Ebola and Flu: Changes in Communion Policy?

We’ve receive some calls regarding the Communion Policy and guidelines for Eucharistic Ministers in light of Ebola and the Flu Season.  The following will be inserted into the bulletin on October 26:

Dear People of God,

We’ve received a few calls regarding the policy regarding communion in light of flu season and the Ebola situation.  The policy at Saint Victor is whatever has been promulgated by the Diocese of Cleveland and the United States Conference of Catholic Bishops.  The policy is reprinted below:

During this time of heightened attention to infectious illnesses, parishes may receive requests from parishioners to make changes to the liturgical celebration in order to prevent the spread of viruses. Currently our diocese is following The United States Conference of Catholic Bishops procedures for flu season.  The USCCB, in consultation with the Center for Disease Control, recommends that the following measures be taken in the celebration of the liturgy:

a) Priests, deacons, and extraordinary ministers of Holy Communion should be especially reminded of the need to practice good hygiene. Ministers of Holy Communion should be encouraged to wash their hands before Mass begins, or even to use an alcohol based anti-bacterial solution before and after distributing Holy Communion.

b) Pastors should instruct people who feel ill not to receive from the cup. [Editor’s note by Father Corrigan: It would seem to me that logically this would also pertain to the minority who receive communion on the tongue.  Receiving in the hands seems to be the majority practice and certainly more hygienic.  This is my lay opinion as a non-medically trained person, and not an official policy.]

c) The Diocesan Bishop should always be consulted regarding any changes or restriction of options in the celebration of Roman Catholic Liturgy. However, the need for the introduction of widespread liturgical adaptations for the prevention of the transmission of influenza in the dioceses of the United States of America is not evident at this time.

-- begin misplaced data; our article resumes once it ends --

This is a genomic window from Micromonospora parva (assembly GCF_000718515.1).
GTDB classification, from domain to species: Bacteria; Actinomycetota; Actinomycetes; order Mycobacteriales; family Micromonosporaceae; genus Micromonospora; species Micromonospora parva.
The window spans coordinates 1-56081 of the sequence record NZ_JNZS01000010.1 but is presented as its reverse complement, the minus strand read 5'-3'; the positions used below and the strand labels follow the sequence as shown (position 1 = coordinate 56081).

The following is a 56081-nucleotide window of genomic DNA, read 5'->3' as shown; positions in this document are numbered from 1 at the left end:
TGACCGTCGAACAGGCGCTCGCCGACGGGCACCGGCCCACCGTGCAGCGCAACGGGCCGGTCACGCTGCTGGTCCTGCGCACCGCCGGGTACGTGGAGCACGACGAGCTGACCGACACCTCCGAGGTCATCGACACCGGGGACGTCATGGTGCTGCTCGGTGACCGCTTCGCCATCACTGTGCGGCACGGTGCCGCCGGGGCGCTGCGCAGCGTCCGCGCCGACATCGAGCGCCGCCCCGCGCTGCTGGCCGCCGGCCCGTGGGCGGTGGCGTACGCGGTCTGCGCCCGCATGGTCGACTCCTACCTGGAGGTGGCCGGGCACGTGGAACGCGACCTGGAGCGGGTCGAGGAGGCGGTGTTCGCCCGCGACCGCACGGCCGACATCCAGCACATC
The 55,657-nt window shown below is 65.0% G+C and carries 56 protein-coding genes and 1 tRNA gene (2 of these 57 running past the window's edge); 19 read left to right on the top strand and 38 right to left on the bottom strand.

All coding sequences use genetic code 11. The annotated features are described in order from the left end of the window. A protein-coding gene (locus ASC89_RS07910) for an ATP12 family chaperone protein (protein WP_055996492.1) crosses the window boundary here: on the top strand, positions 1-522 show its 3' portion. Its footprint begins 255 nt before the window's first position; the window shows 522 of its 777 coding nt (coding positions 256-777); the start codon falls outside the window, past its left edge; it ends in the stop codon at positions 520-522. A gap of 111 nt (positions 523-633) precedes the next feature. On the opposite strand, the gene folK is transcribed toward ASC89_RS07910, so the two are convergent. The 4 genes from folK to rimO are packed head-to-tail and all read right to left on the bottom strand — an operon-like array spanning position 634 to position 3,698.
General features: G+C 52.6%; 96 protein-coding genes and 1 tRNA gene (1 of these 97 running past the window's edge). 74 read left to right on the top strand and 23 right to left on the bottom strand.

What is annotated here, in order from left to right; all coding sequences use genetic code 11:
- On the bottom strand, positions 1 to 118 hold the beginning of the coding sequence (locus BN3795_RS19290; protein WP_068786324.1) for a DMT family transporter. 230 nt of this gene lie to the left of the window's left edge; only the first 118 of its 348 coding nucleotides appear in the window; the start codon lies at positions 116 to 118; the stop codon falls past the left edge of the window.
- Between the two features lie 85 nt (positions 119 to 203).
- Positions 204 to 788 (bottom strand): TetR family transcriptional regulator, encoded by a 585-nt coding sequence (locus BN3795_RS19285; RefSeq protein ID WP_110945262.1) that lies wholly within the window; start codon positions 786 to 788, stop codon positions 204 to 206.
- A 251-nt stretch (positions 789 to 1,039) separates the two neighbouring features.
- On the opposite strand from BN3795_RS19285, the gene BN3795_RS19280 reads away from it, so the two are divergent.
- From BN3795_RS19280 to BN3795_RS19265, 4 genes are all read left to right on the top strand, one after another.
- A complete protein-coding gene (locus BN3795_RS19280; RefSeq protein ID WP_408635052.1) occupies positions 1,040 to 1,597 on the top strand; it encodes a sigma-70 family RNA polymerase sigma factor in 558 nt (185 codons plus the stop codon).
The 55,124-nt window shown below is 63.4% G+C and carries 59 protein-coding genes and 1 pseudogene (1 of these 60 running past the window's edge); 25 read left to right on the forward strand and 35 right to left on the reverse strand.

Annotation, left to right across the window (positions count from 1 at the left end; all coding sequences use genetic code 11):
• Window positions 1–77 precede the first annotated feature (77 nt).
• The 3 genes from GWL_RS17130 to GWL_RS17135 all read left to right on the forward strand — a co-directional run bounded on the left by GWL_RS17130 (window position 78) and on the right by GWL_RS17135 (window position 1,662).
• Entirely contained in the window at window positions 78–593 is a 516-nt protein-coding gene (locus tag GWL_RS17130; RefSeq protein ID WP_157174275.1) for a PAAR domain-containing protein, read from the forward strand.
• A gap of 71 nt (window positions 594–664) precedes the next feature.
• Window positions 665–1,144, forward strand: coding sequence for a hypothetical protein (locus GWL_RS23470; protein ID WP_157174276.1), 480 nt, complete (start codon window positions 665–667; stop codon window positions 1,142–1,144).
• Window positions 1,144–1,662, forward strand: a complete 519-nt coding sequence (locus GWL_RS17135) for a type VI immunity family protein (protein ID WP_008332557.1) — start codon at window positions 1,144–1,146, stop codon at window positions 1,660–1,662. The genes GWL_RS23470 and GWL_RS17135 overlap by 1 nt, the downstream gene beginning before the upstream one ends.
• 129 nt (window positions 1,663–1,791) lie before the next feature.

d) Many often express concerns about greeting others or exchanging the sign of peace. There are a number of options for exchanging Christ’s peace beyond shaking hands, and individual Catholics are encouraged to feel free to refrain from hand-shaking at the Sign of Peace if they are concerned about spreading illnesses.

Pastors may wish to share with the faithful the following recommendations, intended to prevent the spread of the flu, from the Center for Disease Control:  There are everyday actions people can take to stay healthy.  Cover your nose and mouth with a tissue when you cough or sneeze. Throw the tissue in the trash after you use it.  Wash your hands often with soap and water, especially after you cough or sneeze. Alcohol-based hands cleaners are also effective. Avoid touching your eyes, nose or mouth. Germs spread that way.

Try to avoid close contact with sick people.  Influenza is thought to spread mainly person-to-person through coughing or sneezing of infected people.  If you get sick, CDC recommends that you stay home and limit contact with others to keep from infecting them.  Continuously updated information is available from the CDC at www.CDC.gov/flu.

With the exception of the first and last paragraph of this letter, and the Editorial Note inserted in item (b) above, this text was received from Jeanne Marie Miles, who is the Director of the Liturgy Office of the Diocese of Cleveland, on October 16, 2014.

Allen F. Corrigan, Pastor


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